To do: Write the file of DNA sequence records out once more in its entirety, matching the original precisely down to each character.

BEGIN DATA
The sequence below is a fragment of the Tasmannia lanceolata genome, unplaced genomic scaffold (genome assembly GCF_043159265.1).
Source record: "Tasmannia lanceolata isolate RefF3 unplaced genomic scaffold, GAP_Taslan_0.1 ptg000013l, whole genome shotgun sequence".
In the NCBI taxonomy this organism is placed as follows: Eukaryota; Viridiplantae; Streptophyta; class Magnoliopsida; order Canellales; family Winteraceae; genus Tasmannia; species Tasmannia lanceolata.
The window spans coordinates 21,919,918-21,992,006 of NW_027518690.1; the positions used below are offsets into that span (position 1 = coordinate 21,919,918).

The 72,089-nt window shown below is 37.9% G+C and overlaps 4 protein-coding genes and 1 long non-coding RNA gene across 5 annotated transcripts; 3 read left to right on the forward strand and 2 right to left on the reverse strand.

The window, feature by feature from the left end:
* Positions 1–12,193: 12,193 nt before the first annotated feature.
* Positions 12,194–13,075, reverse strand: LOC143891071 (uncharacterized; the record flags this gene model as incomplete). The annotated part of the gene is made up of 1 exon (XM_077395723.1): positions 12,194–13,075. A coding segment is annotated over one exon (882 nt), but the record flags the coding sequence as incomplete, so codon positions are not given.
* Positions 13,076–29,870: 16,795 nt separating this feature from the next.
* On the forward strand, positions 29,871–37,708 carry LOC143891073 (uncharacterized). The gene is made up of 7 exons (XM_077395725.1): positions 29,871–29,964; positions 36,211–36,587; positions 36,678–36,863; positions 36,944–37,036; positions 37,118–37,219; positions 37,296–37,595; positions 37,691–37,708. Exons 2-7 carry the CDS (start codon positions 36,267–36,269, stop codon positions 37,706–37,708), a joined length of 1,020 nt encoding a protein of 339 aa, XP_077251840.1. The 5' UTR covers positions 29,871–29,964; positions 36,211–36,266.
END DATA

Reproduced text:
The sequence below is a fragment of the Tasmannia lanceolata genome, unplaced genomic scaffold (genome assembly GCF_043159265.1).
Source record: "Tasmannia lanceolata isolate RefF3 unplaced genomic scaffold, GAP_Taslan_0.1 ptg000013l, whole genome shotgun sequence".
In the NCBI taxonomy this organism is placed as follows: Eukaryota; Viridiplantae; Streptophyta; class Magnoliopsida; order Canellales; family Winteraceae; genus Tasmannia; species Tasmannia lanceolata.
The window spans coordinates 21,919,918-21,992,006 of NW_027518690.1; the positions used below are offsets into that span (position 1 = coordinate 21,919,918).

The 72,089-nt window shown below is 37.9% G+C and overlaps 4 protein-coding genes and 1 long non-coding RNA gene across 5 annotated transcripts; 3 read left to right on the forward strand and 2 right to left on the reverse strand.

The window, feature by feature from the left end:
* Positions 1–12,193: 12,193 nt before the first annotated feature.
* Positions 12,194–13,075, reverse strand: LOC143891071 (uncharacterized; the record flags this gene model as incomplete). The annotated part of the gene is made up of 1 exon (XM_077395723.1): positions 12,194–13,075. A coding segment is annotated over one exon (882 nt), but the record flags the coding sequence as incomplete, so codon positions are not given.
* Positions 13,076–29,870: 16,795 nt separating this feature from the next.
* On the forward strand, positions 29,871–37,708 carry LOC143891073 (uncharacterized). The gene is made up of 7 exons (XM_077395725.1): positions 29,871–29,964; positions 36,211–36,587; positions 36,678–36,863; positions 36,944–37,036; positions 37,118–37,219; positions 37,296–37,595; positions 37,691–37,708. Exons 2-7 carry the CDS (start codon positions 36,267–36,269, stop codon positions 37,706–37,708), a joined length of 1,020 nt encoding a protein of 339 aa, XP_077251840.1. The 5' UTR covers positions 29,871–29,964; positions 36,211–36,266.